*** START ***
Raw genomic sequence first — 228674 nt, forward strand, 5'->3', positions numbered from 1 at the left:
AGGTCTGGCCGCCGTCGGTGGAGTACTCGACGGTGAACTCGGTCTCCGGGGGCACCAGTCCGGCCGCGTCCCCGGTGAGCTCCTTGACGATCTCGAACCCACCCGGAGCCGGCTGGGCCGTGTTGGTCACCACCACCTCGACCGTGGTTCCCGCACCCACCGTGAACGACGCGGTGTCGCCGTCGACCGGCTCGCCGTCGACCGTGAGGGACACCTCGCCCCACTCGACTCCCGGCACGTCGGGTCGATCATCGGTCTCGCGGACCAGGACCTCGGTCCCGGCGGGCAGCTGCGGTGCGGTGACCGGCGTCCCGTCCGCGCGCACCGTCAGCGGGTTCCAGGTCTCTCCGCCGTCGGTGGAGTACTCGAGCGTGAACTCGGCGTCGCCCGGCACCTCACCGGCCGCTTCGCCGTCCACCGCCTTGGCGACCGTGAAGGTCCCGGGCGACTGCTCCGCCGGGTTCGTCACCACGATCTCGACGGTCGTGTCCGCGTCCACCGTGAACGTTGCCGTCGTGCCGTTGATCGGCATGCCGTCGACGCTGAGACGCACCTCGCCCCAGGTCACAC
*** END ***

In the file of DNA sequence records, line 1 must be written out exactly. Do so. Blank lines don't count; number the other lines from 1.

Raw genomic sequence first — 228674 nt, forward strand, 5'->3', positions numbered from 1 at the left: